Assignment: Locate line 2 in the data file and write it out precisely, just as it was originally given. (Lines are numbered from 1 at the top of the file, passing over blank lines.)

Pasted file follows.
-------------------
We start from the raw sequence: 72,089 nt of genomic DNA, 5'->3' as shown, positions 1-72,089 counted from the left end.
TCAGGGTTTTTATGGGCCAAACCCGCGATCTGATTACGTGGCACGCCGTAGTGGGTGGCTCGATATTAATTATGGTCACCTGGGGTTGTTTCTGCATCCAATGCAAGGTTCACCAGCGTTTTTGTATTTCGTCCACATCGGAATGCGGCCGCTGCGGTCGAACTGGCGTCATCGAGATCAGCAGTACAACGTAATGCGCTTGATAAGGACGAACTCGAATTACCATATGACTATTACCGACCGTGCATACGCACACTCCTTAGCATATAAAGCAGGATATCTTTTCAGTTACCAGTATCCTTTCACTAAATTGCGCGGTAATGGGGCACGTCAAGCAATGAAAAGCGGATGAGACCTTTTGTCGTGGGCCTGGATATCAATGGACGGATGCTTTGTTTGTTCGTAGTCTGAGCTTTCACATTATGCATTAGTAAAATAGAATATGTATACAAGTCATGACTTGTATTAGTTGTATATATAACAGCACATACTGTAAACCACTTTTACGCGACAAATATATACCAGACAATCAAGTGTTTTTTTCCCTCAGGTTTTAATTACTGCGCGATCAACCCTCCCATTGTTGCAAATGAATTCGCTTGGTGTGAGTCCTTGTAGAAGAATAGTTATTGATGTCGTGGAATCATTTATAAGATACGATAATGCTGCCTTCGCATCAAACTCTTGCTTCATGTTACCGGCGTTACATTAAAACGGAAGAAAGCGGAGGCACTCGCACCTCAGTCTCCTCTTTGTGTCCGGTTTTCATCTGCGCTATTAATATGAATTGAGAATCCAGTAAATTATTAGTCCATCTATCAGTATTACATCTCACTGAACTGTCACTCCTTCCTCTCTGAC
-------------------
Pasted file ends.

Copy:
TCAGGGTTTTTATGGGCCAAACCCGCGATCTGATTACGTGGCACGCCGTAGTGGGTGGCTCGATATTAATTATGGTCACCTGGGGTTGTTTCTGCATCCAATGCAAGGTTCACCAGCGTTTTTGTATTTCGTCCACATCGGAATGCGGCCGCTGCGGTCGAACTGGCGTCATCGAGATCAGCAGTACAACGTAATGCGCTTGATAAGGACGAACTCGAATTACCATATGACTATTACCGACCGTGCATACGCACACTCCTTAGCATATAAAGCAGGATATCTTTTCAGTTACCAGTATCCTTTCACTAAATTGCGCGGTAATGGGGCACGTCAAGCAATGAAAAGCGGATGAGACCTTTTGTCGTGGGCCTGGATATCAATGGACGGATGCTTTGTTTGTTCGTAGTCTGAGCTTTCACATTATGCATTAGTAAAATAGAATATGTATACAAGTCATGACTTGTATTAGTTGTATATATAACAGCACATACTGTAAACCACTTTTACGCGACAAATATATACCAGACAATCAAGTGTTTTTTTCCCTCAGGTTTTAATTACTGCGCGATCAACCCTCCCATTGTTGCAAATGAATTCGCTTGGTGTGAGTCCTTGTAGAAGAATAGTTATTGATGTCGTGGAATCATTTATAAGATACGATAATGCTGCCTTCGCATCAAACTCTTGCTTCATGTTACCGGCGTTACATTAAAACGGAAGAAAGCGGAGGCACTCGCACCTCAGTCTCCTCTTTGTGTCCGGTTTTCATCTGCGCTATTAATATGAATTGAGAATCCAGTAAATTATTAGTCCATCTATCAGTATTACATCTCACTGAACTGTCACTCCTTCCTCTCTGAC